Judi: I dare say: you've given me a bit of a Fat Head with your lovely comment about searching out my recipes. Truth-be-told, I've neglected my freezer far too long, and my children have been subsisting almost entirely on the 160 lbs of jonagolds we picked a week and a half ago. They are actually to the point of begging me NOT to serve them apples anymore. Whoops. With Justin's help (I get dopey if I'm out of the kitchen too long) I finally made a meal plan yesterday--with plans to restock the upright built right in! Here's what's on the docket for this week:
Wednesday: my famous Hot & Sour Soup and potstickers (two batches--when it's available I eat this soup three meals a day, and for dessert)
Thursday: Homemade Spaghetti and salad (two batches--each batch makes about 12 servings, so we should get four meals out of this)
Friday: Brittany's Black Bean Soup and homemade cornbread (three batches--another favorite, and one that freezes well)
Saturday: ...taking a break from cooking...we'll have appetizers for dinner....
Sunday: Enchiladas Verdes (four batches; two pans for Sunday and two pans for the freezer)
Whew! When I started making my grocery list, I calculated that I needed 31 cups of chicken stock just for the next five days. 31 cups! I buy plenty of packaged stock, don't get me wrong, but with these numbers, it's worth making my own.
I think that people don't make their own stock anymore because they think it's scary, or time-consuming, but the truth is that it's easy and does most of its own work. Here's what I do:
Buy a whole chicken. Bring it home, unwrap it, rinse it under cold water and pull all the "extras" out of the cavity (I usually just toss these). Now at this point, you can decide whether you want to boil the whole chicken, boil part of the chicken, or roast the chicken. Boiling the whole chicken gives the most flavor, but you won't get to use any of the meat. Boiling part of the chicken gives you more bang for your buck, but it takes a few extra minutes since you have to cut off the breastmeat or whatever else you'd like to save. Roasting the chicken first makes the flavors deeper, and you can use some of the roasted meat before making your stock, but it will make a dark brown broth, which isn't suitable for some recipes that require a clear broth. You can't really make a "wrong choice" here, but it's worth thinking about what your end product will be.
Today I wanted a good clear broth (asian soups don't lend themselves to roasted stock) and the benefit of some of the meat, too. I carved my raw chicken and saved the breastmeat and thighs in a freezer bag to use later this week in the enchiladas. Everything else went in the stockpot. Now chop one onion, one carrot, and one rib of celery into chunky (like 2") pieces and toss those in, too. Add cold water to your pot until it covers all of that goodness by about an inch. Throw in 5 or 6 black peppercorns and a couple of sprigs of fresh parsley (or dried, in a pinch). Now, these are my two secret ingredients: seaweed and a splash of white wine. The wine (or you can use vinegar) in your cold water will work to draw calcium out of the bones--which we get excited about in our house, since we are sort of anti-dairy. And the seaweed adds so many amazing mineral and nutritional properties, but you won't notice the taste in the final product. I keep a small package of Kombu in my cupboard, and add a small piece to the water whenever I make stock. Don't wash it before adding it though, as you'll scrape off the white film--which contains much of the seaweed's nutritional makeup.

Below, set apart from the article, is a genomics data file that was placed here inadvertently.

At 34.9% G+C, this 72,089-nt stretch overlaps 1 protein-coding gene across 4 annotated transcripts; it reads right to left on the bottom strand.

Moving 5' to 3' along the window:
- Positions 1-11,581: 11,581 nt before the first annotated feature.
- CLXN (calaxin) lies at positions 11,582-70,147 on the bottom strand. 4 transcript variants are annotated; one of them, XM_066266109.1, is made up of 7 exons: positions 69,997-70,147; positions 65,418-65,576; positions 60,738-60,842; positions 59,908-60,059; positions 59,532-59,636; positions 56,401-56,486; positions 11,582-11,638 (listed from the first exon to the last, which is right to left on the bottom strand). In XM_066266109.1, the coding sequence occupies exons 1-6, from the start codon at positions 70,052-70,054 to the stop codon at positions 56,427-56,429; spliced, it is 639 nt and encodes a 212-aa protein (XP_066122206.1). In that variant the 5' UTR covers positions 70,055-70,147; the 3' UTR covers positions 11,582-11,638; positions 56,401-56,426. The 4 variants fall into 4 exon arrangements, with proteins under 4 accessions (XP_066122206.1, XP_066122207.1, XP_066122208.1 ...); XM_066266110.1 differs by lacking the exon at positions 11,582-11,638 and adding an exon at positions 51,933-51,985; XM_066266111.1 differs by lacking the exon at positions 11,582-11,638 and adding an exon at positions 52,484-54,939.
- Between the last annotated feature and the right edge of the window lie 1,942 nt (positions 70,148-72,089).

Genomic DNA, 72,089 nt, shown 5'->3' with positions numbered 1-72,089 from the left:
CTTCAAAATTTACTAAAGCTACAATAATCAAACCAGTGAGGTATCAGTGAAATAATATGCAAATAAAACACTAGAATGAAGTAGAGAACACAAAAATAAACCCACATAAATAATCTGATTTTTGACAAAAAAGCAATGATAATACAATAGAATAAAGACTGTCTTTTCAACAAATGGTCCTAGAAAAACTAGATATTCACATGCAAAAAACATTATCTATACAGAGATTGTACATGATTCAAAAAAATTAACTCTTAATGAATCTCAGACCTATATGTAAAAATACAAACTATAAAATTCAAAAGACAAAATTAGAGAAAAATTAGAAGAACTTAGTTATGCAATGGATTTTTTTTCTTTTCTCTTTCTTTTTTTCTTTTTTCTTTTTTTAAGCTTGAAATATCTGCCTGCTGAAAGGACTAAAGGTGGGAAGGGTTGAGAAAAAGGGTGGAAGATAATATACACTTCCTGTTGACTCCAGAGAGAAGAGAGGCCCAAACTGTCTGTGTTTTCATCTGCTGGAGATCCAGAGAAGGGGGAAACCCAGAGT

That's about it! See, now wasn't that easy? Set your heat a little past medium and check your (uncovered) pot anytime you happen to pass through the kitchen. Don't stir the pot at all, and don't let it come to a rolling boil. Once it really starts to bubble, it will develop a foamy cover on top, which you can skim off gently with a slotted spoon. At that point, go ahead and turn the heat down to medium-lowish and simmer gently, still uncovered, for a few hours while you go about your day. It will be done when two to three hours have passed, and you notice the level of the liquid has dropped about an inch. All the flavor should be gone from your chicken and vegetables. You can try a bit of chicken--if it doesn't taste completely bland and lifeless, keep cooking. You want all that goodness in your stock. Once you determine it's done, go ahead and pour it--through a colander or strainer--into a large bowl and let it cool. Refrigerating the stock overnight will set all the fat on the surface, and you can easily remove it before transferring your stock to the freezer. Just remember to portion it into smaller containers if you don't have plans to use the whole batch at once.
Yum! So economical, and good for the bod, too. I'm sitting here looking at the label of my Pacific Natural Foods Organic Free Range Chicken Broth, and it says: Organic chicken broth (filtered water, organic chicken), organic chicken flavor (organic chicken flavor, sea salt), natural chicken flavor (chicken stock, salt) sea salt, organic evaporated cane juice, organic onion powder, turmeric, organic flavor.
Now, does that make any sense to anyone else out there?
Know what's in my stock? Water, free-range chicken, carrots, celery, onion, black pepper, dried parsley flakes, kombu, vinegar. I like that ingredient list a whole lot better.